Backman devotees will choose varying favorite characters in Anxious People, and I go with the father-son cop duo of Jim and Jack who are in charge of the robbery investigation—and go about solving the mystery in ways that are generational, the older on gut feeling, the younger on cold facts aided by his computer skills—and ostensibly get on each other’s nerves. (Although both are in agreement that the bureaucrats from Stockholm are busybodies to avoid if possible.) Never far from their thoughts is their late wife/mother, a freewheeling priest who lived with gusto, enjoying herself while traveling the world helping poor people, and not incidentally, running afoul of the church.

Not long before she died, the priest was stabbed in a riot far away, and while Jim was just relieved she was okay, Jack, stifling his tears, yelled at her for reckless risk-taking. The narrator: “His mom realized, of course, that her son was shouting out of fear and concern, so she replied the way she often did: ‘Boats that stay in the harbor are safe, but that’s not what boats were built for.’”

As Anxious People moves a brisk pace, what the reader initially thought of indifference or hostility on Jack’s part about Jim, turns into something more complex. Jim isn’t really a bumbler, Jack’s not really a bitter young man, but rather both, cemented by memories of the wife/mother, are each other’s foundation. That reality isn’t directly acknowledged by either of them, save quick sentimental moments when at night sharing some whiskey, but they’re the sorts of people I’d like for neighbors, anxious or not.

As noted above, Gary and I agree on Backman, as well as Sam Lipsyte (save his recent turkey Hark), Richard Russo, Coe, Jonathan Dee, Anna Burns, Donna Tartt, Nathan Hill and Sally Rooney. We quibble about Michael Chabon, Gary Shteyngart and Chip Cheek. I can’t remember if we’ve traded comments about Per Petterson, one of my favorites, or Roddy Doyle, but really that’s neither here nor there.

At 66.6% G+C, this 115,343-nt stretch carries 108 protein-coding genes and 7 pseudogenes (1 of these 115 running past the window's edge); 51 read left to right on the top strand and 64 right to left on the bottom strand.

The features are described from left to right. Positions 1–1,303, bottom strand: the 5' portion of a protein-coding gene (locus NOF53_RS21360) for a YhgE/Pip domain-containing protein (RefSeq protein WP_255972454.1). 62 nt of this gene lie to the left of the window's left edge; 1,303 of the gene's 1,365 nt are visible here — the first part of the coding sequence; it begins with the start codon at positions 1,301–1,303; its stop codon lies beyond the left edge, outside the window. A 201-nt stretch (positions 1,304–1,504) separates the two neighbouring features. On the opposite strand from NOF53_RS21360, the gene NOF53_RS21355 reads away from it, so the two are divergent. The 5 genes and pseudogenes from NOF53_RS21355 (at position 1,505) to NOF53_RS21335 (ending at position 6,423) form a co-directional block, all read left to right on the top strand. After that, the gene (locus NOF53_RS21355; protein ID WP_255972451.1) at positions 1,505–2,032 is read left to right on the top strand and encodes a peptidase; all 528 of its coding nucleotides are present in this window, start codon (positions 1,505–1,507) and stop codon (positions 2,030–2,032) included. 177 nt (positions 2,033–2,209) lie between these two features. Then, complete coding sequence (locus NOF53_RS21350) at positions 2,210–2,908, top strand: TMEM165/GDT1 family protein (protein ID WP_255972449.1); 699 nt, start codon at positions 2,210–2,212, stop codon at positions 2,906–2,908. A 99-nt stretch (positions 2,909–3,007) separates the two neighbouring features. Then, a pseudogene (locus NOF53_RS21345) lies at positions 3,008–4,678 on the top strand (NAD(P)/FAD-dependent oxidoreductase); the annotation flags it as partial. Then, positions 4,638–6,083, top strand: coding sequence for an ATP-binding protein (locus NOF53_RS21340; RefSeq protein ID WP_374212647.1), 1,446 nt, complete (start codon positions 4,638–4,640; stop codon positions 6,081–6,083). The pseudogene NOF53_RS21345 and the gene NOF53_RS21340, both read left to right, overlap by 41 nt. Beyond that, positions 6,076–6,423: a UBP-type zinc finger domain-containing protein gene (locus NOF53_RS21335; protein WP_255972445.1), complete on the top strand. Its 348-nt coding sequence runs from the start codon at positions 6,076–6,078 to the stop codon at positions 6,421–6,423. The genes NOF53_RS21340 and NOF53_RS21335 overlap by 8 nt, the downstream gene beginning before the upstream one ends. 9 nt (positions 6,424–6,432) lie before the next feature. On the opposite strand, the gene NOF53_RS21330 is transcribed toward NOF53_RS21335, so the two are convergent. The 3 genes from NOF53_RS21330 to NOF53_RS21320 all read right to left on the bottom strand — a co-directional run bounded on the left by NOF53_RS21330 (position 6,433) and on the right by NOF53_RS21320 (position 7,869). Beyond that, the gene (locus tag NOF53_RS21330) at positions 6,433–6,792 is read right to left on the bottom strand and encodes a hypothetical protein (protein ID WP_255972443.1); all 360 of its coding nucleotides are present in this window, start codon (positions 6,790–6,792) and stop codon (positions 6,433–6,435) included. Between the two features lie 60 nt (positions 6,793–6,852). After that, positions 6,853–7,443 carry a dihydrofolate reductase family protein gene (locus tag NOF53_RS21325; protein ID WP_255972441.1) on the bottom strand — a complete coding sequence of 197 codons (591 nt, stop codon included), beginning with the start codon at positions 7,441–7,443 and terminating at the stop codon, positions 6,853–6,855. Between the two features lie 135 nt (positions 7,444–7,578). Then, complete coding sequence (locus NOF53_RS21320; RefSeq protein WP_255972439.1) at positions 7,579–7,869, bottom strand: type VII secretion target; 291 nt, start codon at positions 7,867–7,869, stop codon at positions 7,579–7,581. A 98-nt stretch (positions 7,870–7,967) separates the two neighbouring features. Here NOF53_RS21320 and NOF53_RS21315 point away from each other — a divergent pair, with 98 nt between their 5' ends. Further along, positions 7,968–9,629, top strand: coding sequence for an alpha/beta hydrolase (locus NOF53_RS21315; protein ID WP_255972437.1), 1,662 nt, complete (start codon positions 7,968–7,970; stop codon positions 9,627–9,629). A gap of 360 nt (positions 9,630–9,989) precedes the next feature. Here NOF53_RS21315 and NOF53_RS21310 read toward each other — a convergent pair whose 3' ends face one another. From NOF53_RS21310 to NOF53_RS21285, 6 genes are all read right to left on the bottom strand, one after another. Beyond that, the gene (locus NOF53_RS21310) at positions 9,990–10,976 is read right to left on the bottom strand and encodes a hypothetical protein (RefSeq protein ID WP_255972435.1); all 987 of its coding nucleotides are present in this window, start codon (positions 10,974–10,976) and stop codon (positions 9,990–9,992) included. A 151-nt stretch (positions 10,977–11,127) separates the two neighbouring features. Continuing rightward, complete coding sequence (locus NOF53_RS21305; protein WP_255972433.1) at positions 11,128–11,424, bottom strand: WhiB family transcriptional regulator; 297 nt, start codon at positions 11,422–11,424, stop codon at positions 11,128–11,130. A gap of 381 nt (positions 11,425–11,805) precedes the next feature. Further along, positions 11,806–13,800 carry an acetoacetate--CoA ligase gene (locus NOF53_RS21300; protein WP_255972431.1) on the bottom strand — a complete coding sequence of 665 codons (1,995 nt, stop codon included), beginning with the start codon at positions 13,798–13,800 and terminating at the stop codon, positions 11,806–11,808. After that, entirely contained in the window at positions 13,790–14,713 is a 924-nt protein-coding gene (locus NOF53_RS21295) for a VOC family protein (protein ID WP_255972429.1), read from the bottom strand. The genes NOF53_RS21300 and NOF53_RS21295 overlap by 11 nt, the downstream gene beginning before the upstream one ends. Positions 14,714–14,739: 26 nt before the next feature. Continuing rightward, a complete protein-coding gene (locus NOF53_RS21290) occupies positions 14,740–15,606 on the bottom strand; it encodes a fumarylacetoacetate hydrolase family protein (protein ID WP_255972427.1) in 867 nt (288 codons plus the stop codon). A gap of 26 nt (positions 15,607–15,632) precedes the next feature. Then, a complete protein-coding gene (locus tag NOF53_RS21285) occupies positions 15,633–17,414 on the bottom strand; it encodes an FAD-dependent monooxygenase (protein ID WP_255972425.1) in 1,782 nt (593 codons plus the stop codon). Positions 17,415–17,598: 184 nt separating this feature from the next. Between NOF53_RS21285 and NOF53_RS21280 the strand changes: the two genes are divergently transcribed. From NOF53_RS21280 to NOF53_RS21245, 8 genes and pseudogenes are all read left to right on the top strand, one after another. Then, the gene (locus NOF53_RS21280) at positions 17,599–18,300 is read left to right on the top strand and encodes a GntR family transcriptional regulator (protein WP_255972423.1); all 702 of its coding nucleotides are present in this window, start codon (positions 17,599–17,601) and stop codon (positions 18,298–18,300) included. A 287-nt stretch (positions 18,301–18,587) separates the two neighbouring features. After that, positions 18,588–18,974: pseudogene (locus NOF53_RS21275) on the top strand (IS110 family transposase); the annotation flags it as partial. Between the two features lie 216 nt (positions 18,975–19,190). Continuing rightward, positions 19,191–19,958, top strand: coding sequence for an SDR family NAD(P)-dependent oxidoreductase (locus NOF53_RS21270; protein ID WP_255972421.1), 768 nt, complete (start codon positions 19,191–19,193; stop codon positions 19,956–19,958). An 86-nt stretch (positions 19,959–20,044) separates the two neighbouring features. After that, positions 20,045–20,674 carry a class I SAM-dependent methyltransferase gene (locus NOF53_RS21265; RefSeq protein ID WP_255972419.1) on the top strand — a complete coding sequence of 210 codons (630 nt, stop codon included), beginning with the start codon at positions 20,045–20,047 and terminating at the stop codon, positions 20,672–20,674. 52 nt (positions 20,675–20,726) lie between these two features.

I didn’t read much fiction in the 1980s when Gary and I worked together—all periodicals and non-fiction—and I’ve no idea if he did. City Paper began publishing in 1977, and Alan Hirsch hired Gary away from Baltimore magazine—a fat, ad-rich monthly—at the start of 1983, just as CP was emerging from very lean—meaning debt—years. He was our first “star” hire, a professional who courted upscale advertisers and helped the paper reach a new level. That’s called profitability. His enthusiasm was gratifying—except when he’d call me at 11 p.m. to talk business as I was winding down with an I Love Lucy re-run—and contagious among the junior sales staff. Naturally, he tried to influence the paper’s writers to plump a client (editors Phyllis Orrick and Michael Yockel, both of whom grew fond of Gary, could tell stories about those early encounters), but after receiving a few frosty rebuffs, he adhered to the Chinese Wall separation between departments.

Memories are random, and Gary probably doesn’t recall this particular moment, but he took me aside one day in ’84, in the sales office, and said he had a small gift for me. It was the mini-Bic lighter, a white number (he no longer smokes) and I was delighted. So compact! So easy to carry in a pocket! That we both fell for this gimmick—after all, the new lighters ran out of fluid faster than the standard models—didn’t matter. We lit up—needless to say, inside smoking bans were still many years away—and toasted our friendship.

—Follow Russ Smith on Twitter: @MUGGER1955